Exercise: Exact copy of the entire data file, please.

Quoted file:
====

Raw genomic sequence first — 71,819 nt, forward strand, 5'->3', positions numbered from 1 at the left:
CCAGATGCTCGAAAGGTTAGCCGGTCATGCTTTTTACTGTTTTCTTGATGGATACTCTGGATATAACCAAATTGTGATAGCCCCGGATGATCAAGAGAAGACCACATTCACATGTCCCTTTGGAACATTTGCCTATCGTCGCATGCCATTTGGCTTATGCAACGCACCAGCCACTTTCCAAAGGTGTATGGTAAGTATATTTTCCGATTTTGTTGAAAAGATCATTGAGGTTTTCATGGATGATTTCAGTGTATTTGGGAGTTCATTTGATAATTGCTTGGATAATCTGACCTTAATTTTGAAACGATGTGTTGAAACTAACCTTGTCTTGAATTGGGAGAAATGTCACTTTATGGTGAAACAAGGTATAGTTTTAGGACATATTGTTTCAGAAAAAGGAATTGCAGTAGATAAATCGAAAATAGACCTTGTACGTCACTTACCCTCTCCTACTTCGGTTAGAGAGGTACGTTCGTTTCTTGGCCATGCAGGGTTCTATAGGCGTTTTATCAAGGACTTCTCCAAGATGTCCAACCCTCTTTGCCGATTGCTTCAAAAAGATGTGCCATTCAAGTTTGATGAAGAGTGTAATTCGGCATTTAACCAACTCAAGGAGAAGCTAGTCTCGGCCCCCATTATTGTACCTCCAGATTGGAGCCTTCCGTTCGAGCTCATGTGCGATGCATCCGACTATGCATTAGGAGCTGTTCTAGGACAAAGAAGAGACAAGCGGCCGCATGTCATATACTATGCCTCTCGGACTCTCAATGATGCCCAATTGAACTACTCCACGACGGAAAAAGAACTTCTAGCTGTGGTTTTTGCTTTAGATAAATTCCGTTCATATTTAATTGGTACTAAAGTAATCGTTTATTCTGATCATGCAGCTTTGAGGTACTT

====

Raw genomic sequence first — 71,819 nt, forward strand, 5'->3', positions numbered from 1 at the left:
CCAGATGCTCGAAAGGTTAGCCGGTCATGCTTTTTACTGTTTTCTTGATGGATACTCTGGATATAACCAAATTGTGATAGCCCCGGATGATCAAGAGAAGACCACATTCACATGTCCCTTTGGAACATTTGCCTATCGTCGCATGCCATTTGGCTTATGCAACGCACCAGCCACTTTCCAAAGGTGTATGGTAAGTATATTTTCCGATTTTGTTGAAAAGATCATTGAGGTTTTCATGGATGATTTCAGTGTATTTGGGAGTTCATTTGATAATTGCTTGGATAATCTGACCTTAATTTTGAAACGATGTGTTGAAACTAACCTTGTCTTGAATTGGGAGAAATGTCACTTTATGGTGAAACAAGGTATAGTTTTAGGACATATTGTTTCAGAAAAAGGAATTGCAGTAGATAAATCGAAAATAGACCTTGTACGTCACTTACCCTCTCCTACTTCGGTTAGAGAGGTACGTTCGTTTCTTGGCCATGCAGGGTTCTATAGGCGTTTTATCAAGGACTTCTCCAAGATGTCCAACCCTCTTTGCCGATTGCTTCAAAAAGATGTGCCATTCAAGTTTGATGAAGAGTGTAATTCGGCATTTAACCAACTCAAGGAGAAGCTAGTCTCGGCCCCCATTATTGTACCTCCAGATTGGAGCCTTCCGTTCGAGCTCATGTGCGATGCATCCGACTATGCATTAGGAGCTGTTCTAGGACAAAGAAGAGACAAGCGGCCGCATGTCATATACTATGCCTCTCGGACTCTCAATGATGCCCAATTGAACTACTCCACGACGGAAAAAGAACTTCTAGCTGTGGTTTTTGCTTTAGATAAATTCCGTTCATATTTAATTGGTACTAAAGTAATCGTTTATTCTGATCATGCAGCTTTGAGGTACTT